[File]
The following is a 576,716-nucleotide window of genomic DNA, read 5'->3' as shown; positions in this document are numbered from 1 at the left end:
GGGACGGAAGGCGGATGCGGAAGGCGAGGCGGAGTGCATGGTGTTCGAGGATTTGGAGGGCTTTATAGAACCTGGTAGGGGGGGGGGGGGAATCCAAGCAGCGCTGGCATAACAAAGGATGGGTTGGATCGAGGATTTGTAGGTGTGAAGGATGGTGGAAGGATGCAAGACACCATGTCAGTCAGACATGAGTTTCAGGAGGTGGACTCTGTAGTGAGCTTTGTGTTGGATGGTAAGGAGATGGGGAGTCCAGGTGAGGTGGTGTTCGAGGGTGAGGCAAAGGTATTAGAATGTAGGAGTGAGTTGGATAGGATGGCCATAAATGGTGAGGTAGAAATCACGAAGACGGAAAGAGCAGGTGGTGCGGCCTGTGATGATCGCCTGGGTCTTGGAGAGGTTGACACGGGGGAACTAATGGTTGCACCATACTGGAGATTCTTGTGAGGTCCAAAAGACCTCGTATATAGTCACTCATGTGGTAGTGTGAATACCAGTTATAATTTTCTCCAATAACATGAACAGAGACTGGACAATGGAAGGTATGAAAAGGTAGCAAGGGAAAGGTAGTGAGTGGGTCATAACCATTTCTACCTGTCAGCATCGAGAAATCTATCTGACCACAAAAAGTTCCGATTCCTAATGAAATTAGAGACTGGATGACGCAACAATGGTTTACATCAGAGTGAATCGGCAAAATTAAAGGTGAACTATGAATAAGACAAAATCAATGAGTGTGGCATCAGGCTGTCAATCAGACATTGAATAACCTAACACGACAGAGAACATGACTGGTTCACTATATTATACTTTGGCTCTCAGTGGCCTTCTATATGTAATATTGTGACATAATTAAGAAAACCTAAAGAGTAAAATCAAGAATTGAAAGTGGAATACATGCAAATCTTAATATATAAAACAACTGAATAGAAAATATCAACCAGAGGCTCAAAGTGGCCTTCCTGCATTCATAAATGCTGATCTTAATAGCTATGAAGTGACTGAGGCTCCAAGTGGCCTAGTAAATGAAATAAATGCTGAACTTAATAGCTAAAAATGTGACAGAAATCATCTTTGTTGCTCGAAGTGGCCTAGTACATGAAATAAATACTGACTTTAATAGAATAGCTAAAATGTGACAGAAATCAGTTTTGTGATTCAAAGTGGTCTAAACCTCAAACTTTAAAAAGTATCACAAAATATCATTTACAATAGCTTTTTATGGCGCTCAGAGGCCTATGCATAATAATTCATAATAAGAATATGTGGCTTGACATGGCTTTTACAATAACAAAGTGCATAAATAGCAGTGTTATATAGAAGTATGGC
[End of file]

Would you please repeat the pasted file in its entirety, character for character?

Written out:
The following is a 576,716-nucleotide window of genomic DNA, read 5'->3' as shown; positions in this document are numbered from 1 at the left end:
GGGACGGAAGGCGGATGCGGAAGGCGAGGCGGAGTGCATGGTGTTCGAGGATTTGGAGGGCTTTATAGAACCTGGTAGGGGGGGGGGGGGAATCCAAGCAGCGCTGGCATAACAAAGGATGGGTTGGATCGAGGATTTGTAGGTGTGAAGGATGGTGGAAGGATGCAAGACACCATGTCAGTCAGACATGAGTTTCAGGAGGTGGACTCTGTAGTGAGCTTTGTGTTGGATGGTAAGGAGATGGGGAGTCCAGGTGAGGTGGTGTTCGAGGGTGAGGCAAAGGTATTAGAATGTAGGAGTGAGTTGGATAGGATGGCCATAAATGGTGAGGTAGAAATCACGAAGACGGAAAGAGCAGGTGGTGCGGCCTGTGATGATCGCCTGGGTCTTGGAGAGGTTGACACGGGGGAACTAATGGTTGCACCATACTGGAGATTCTTGTGAGGTCCAAAAGACCTCGTATATAGTCACTCATGTGGTAGTGTGAATACCAGTTATAATTTTCTCCAATAACATGAACAGAGACTGGACAATGGAAGGTATGAAAAGGTAGCAAGGGAAAGGTAGTGAGTGGGTCATAACCATTTCTACCTGTCAGCATCGAGAAATCTATCTGACCACAAAAAGTTCCGATTCCTAATGAAATTAGAGACTGGATGACGCAACAATGGTTTACATCAGAGTGAATCGGCAAAATTAAAGGTGAACTATGAATAAGACAAAATCAATGAGTGTGGCATCAGGCTGTCAATCAGACATTGAATAACCTAACACGACAGAGAACATGACTGGTTCACTATATTATACTTTGGCTCTCAGTGGCCTTCTATATGTAATATTGTGACATAATTAAGAAAACCTAAAGAGTAAAATCAAGAATTGAAAGTGGAATACATGCAAATCTTAATATATAAAACAACTGAATAGAAAATATCAACCAGAGGCTCAAAGTGGCCTTCCTGCATTCATAAATGCTGATCTTAATAGCTATGAAGTGACTGAGGCTCCAAGTGGCCTAGTAAATGAAATAAATGCTGAACTTAATAGCTAAAAATGTGACAGAAATCATCTTTGTTGCTCGAAGTGGCCTAGTACATGAAATAAATACTGACTTTAATAGAATAGCTAAAATGTGACAGAAATCAGTTTTGTGATTCAAAGTGGTCTAAACCTCAAACTTTAAAAAGTATCACAAAATATCATTTACAATAGCTTTTTATGGCGCTCAGAGGCCTATGCATAATAATTCATAATAAGAATATGTGGCTTGACATGGCTTTTACAATAACAAAGTGCATAAATAGCAGTGTTATATAGAAGTATGGC